Law360 spoke to six attorneys involved in the settlement for this story. All six said they’d never seen an order like Friday’s before, and four of them said they hoped it would lead to an appeal to the Third Circuit.

Steven Marks of Podhurst Orseck, another principal architect of the settlement agreement, echoed Locks’ shock and dismay.

“The order came as a complete surprise,” Marks said. “There was no notice to class counsel, who have spent so much time, money and energy on trying to make this settlement effective and meaningful for all of the many clients they represent.”

“This is yet another disappointment in a series of very unfortunate developments in this case,” he added.

Anapol Weiss, Levin Sedran & Berman and NastLaw did not respond Friday to requests for comment. The NFL declined to comment.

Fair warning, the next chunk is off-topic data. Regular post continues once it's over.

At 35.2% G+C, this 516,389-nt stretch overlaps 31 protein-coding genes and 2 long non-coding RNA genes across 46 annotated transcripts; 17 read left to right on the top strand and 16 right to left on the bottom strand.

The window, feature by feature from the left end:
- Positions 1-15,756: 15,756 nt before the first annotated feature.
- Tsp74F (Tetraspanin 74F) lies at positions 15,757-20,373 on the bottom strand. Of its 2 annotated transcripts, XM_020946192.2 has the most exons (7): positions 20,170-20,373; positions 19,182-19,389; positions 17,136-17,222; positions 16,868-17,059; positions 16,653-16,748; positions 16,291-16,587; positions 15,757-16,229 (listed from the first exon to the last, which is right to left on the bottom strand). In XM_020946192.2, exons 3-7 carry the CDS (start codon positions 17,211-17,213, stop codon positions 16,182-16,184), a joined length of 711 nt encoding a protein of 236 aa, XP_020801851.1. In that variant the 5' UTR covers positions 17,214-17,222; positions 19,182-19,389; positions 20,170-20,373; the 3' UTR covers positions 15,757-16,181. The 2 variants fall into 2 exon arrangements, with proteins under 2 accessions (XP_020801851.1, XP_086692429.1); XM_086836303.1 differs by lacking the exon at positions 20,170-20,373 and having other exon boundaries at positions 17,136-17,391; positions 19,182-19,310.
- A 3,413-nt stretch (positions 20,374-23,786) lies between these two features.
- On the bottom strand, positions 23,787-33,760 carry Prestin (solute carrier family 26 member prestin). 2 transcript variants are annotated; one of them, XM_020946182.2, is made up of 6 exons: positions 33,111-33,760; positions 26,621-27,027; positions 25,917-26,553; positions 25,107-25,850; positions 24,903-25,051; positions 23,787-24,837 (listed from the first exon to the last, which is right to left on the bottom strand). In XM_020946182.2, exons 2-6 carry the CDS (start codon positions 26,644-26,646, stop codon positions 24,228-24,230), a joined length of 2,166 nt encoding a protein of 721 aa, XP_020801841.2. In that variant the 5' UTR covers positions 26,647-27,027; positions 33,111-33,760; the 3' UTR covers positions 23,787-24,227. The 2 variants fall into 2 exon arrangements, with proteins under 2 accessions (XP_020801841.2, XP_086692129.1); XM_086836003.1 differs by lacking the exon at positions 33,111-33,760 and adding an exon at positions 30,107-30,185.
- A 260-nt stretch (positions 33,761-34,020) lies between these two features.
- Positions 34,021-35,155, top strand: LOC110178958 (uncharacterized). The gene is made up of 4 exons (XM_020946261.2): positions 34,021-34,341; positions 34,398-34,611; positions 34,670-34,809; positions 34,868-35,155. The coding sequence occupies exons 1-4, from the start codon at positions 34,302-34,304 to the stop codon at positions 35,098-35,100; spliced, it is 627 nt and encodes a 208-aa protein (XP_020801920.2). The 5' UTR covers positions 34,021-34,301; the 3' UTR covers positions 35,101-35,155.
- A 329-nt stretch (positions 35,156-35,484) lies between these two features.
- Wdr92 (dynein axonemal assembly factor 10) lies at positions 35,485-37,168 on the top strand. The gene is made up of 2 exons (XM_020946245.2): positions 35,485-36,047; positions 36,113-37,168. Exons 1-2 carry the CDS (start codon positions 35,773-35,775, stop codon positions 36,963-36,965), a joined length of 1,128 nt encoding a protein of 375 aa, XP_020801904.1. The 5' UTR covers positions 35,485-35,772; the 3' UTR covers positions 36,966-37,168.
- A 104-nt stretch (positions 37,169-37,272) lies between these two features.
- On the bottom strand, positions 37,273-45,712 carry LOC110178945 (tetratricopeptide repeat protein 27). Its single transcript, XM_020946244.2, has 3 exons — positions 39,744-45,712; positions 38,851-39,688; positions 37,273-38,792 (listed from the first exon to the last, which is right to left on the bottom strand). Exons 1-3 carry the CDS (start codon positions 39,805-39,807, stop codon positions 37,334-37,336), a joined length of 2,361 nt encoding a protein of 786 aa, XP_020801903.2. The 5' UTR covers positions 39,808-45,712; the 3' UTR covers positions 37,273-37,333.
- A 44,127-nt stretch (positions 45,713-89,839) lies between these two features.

Seeger directly represents only a handful of the retired players covered by the settlement and he has come under fire from other attorneys over his perceived unwillingness to go to the mat with the NFL. Through a spokesperson, Seeger said only that he “will continue to fight on behalf of former players and their families to ensure that they receive every benefit they deserve under the settlement.”

Locks Law, Podhurst Orseck and Anapol Weiss jointly filed a motion for reconsideration last month challenging the new medical guidelines. That order was denied last week, a development many attorneys viewed in and of itself as a highly troubling sign for the settlement’s future.

Many player attorneys viewed that decision as a major victory for the NFL in that respect, and speculated that the motion for reconsideration had led to Friday’s order.

“I think she was pissed they didn’t get in line and accept the new rules,” said one attorney, referring to the class counsel firms that filed the motion and Judge Brody. “So she listened, then she denied them, and now she’s thrown them off.” The attorney represents players in the deal, but requested anonymity to speak candidly about Friday’s order.